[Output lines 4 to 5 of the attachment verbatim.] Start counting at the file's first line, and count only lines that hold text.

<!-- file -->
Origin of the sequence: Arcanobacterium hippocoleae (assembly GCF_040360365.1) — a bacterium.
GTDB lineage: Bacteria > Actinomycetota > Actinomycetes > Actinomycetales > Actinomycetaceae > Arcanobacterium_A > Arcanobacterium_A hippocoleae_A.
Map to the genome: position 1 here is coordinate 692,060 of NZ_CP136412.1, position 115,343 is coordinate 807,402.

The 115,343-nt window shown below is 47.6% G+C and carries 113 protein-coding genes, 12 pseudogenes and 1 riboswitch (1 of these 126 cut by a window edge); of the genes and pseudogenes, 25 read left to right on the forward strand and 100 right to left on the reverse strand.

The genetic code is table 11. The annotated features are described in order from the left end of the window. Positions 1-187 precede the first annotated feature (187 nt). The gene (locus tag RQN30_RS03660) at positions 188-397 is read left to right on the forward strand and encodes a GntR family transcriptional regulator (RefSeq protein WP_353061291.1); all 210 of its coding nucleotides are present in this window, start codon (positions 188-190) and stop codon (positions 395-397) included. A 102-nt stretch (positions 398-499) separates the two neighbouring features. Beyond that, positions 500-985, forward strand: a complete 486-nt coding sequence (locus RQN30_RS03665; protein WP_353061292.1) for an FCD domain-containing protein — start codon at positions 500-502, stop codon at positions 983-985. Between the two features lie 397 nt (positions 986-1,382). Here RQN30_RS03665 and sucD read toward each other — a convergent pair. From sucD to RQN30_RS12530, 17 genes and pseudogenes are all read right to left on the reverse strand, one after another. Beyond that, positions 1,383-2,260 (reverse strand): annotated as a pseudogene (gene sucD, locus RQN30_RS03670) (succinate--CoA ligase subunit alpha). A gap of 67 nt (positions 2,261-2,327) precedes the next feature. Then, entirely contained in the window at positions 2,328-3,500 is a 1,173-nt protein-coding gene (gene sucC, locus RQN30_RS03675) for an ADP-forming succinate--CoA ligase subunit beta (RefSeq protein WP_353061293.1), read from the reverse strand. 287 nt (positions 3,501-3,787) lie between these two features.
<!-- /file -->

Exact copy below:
The 115,343-nt window shown below is 47.6% G+C and carries 113 protein-coding genes, 12 pseudogenes and 1 riboswitch (1 of these 126 cut by a window edge); of the genes and pseudogenes, 25 read left to right on the forward strand and 100 right to left on the reverse strand.

The genetic code is table 11. The annotated features are described in order from the left end of the window. Positions 1-187 precede the first annotated feature (187 nt). The gene (locus tag RQN30_RS03660) at positions 188-397 is read left to right on the forward strand and encodes a GntR family transcriptional regulator (RefSeq protein WP_353061291.1); all 210 of its coding nucleotides are present in this window, start codon (positions 188-190) and stop codon (positions 395-397) included. A 102-nt stretch (positions 398-499) separates the two neighbouring features. Beyond that, positions 500-985, forward strand: a complete 486-nt coding sequence (locus RQN30_RS03665; protein WP_353061292.1) for an FCD domain-containing protein — start codon at positions 500-502, stop codon at positions 983-985. Between the two features lie 397 nt (positions 986-1,382). Here RQN30_RS03665 and sucD read toward each other — a convergent pair. From sucD to RQN30_RS12530, 17 genes and pseudogenes are all read right to left on the reverse strand, one after another. Beyond that, positions 1,383-2,260 (reverse strand): annotated as a pseudogene (gene sucD, locus RQN30_RS03670) (succinate--CoA ligase subunit alpha). A gap of 67 nt (positions 2,261-2,327) precedes the next feature. Then, entirely contained in the window at positions 2,328-3,500 is a 1,173-nt protein-coding gene (gene sucC, locus RQN30_RS03675) for an ADP-forming succinate--CoA ligase subunit beta (RefSeq protein WP_353061293.1), read from the reverse strand. 287 nt (positions 3,501-3,787) lie between these two features.